You’ve been there. You’re sitting at an airport in one state, while your luggage is stranded at an airport in another after it failed to make its connecting flight. You desperately need a fresh change of clothes and yet, it’s unclear when you’ll be reunited with your belongings. This, after you paid the airline to check that bag and have it arrive when you arrive. [More]
Thousands of travelers arrived at their destination only to find their checked bags were left behind at the Phoenix Sky Harbor International Airport on Thursday after a Transportation Security Administration computer system suffered a technical issue that took the airport’s bag screening system out of operation. [More]
With most airlines now charging for checked bags, passengers frequently travel with rolling suitcases that push the limits of the term “carry-on.” Would getting rid of these fees (and the bulkier carry-on bags) alleviate the increasingly long wait times at airport security? Yes, at least according to two lawmakers. [More]
Last year, Spirit Airlines showed passengers that it didn’t quite get the concept that holidays – especially those that fall in late December and early January – are meant to spread cheer and goodwill toward fellow humans, by increasing baggage fees for merry travelers. This year, the budget airline is once again utilizing those surcharges, and this time, it has company in Frontier Airlines. [More]
Have you ever ever wondered what it’s like for your checked luggage at the airport? Where does it go, what does it see, who touches it — does it make suitcase friends along the way? While many of those questions remain unanswered, a new video shot from the point of view of a piece of baggage cruising around behind the scenes at Schiphol Airport in Amsterdam is definitely mesmerizing.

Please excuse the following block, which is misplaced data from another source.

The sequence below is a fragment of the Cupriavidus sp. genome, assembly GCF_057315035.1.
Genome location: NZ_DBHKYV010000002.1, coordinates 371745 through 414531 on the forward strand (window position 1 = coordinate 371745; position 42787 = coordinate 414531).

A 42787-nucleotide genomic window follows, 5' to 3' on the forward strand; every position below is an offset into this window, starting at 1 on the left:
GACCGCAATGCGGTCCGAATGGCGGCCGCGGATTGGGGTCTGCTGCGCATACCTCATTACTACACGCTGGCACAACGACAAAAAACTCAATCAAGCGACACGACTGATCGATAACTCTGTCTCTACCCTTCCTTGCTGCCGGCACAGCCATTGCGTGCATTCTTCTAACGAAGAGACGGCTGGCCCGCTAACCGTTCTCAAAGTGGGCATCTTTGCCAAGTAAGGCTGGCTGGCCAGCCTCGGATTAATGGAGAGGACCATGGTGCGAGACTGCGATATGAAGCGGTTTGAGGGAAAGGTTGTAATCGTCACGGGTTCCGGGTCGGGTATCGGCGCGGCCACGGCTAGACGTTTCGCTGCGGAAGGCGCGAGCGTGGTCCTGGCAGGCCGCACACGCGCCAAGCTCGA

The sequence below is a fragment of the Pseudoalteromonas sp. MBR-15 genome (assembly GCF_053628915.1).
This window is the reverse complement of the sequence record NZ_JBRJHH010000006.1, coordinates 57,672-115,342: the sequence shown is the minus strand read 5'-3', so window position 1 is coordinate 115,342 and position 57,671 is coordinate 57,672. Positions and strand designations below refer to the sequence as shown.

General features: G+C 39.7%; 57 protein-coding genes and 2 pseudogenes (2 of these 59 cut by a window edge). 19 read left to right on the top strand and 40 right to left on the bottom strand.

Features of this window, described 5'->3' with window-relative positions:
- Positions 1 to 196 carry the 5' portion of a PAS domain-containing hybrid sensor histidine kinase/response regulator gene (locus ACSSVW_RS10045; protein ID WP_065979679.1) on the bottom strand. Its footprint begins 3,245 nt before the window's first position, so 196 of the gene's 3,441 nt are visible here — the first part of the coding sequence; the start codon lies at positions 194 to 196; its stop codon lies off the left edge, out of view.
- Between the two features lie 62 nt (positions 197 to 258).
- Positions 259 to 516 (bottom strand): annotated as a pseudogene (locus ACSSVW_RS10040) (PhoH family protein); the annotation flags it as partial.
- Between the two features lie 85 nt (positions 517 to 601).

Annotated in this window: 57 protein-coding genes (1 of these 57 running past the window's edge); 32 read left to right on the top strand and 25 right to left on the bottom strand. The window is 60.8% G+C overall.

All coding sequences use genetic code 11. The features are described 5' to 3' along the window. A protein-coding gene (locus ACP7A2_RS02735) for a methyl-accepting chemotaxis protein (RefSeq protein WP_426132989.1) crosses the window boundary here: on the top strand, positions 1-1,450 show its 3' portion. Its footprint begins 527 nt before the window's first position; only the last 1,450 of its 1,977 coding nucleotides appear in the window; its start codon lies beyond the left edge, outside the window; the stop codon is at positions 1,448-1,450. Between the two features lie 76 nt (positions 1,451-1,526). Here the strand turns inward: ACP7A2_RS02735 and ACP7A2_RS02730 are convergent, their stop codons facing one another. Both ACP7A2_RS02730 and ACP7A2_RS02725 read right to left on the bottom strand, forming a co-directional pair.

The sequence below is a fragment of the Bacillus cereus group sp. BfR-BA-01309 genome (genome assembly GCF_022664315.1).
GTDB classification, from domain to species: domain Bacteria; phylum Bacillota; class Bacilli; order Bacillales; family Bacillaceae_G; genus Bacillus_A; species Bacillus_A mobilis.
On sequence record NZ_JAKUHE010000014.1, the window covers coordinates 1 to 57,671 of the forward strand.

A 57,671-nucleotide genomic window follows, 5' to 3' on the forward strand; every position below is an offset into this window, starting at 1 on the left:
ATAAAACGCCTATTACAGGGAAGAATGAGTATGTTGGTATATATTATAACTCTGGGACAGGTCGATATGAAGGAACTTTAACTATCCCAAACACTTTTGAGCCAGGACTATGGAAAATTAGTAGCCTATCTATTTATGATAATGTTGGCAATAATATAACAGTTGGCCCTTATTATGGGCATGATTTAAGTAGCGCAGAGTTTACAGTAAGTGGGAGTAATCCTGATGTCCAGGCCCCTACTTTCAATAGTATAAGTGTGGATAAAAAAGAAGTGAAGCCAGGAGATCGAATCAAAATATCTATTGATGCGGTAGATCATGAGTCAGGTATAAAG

Say goodbye to that free checked bag when flying on JetBlue: The company announced last November that it was going to start charging passengers who fly with checked bags at some point, and that point is today.
While most of us try to cram as much as we can into our carry-on bags — and some travelers (you know who you are) stretch the definition of “carry-on” with bags that would have been checked in the pre-fee era — sometimes you just have to check a piece of luggage or two at the counter. But before you do, there are some steps you’ll want to take. [More]
In spite of all the technological developments in logistics and air travel, passengers’ bags still get lost, damaged, or stolen. Luckily there are remedies in place for such instances, allowing the passenger to be reimbursed for his or her loss. But many travelers may not know that these protections don’t apply to all checked bags. [More]
It’s not hard to believe that some fliers, sick of waiting at the baggage carousel for their luggage and then hauling it out through the airport and to their destination, might be willing to pay to have someone else do the schlepping for them. Now, American Airlines is hoping that enough people are willing to pay at least $29.95 for a service that just does just that.
If you’ve got to take something valuable — especially something fragile and valuable — on a plane, it’s best to try to carry it on. And as Consumerist reader Cathy learned, if you must check those items, be sure to look at your bags before you leave the baggage claim area, just in case that item has gotten damaged or disappeared.
Even though we’re paying oft-ridiculous fees for checked bags on airplanes, none of that ancillary revenue seems to be going toward improving the actual checking in or tracking of said bags. That’s why it’s refreshing to hear a story where a screwed-over passenger stands up to this general ineptitude and comes out victorious.
Adam writes, “I was flying out of Logan Airport and I checked my XBOX 360 in my baggage. The agent assured me that there would be no problem with it. When I got home my I found that they had put a little ziploc bag on top of my things, and the bag was filled with tiny metal components that used to be in the XBOX. It’s broken now and they’re telling me tough luck. Any advice?”
Most travelers make do with 2 normal-sized pieces of luggage or less, but if you think you might have to travel with more bags, or unusually large or heavy ones, be prepared to shell out a lot of cash for what’s called an “excess baggage fee.”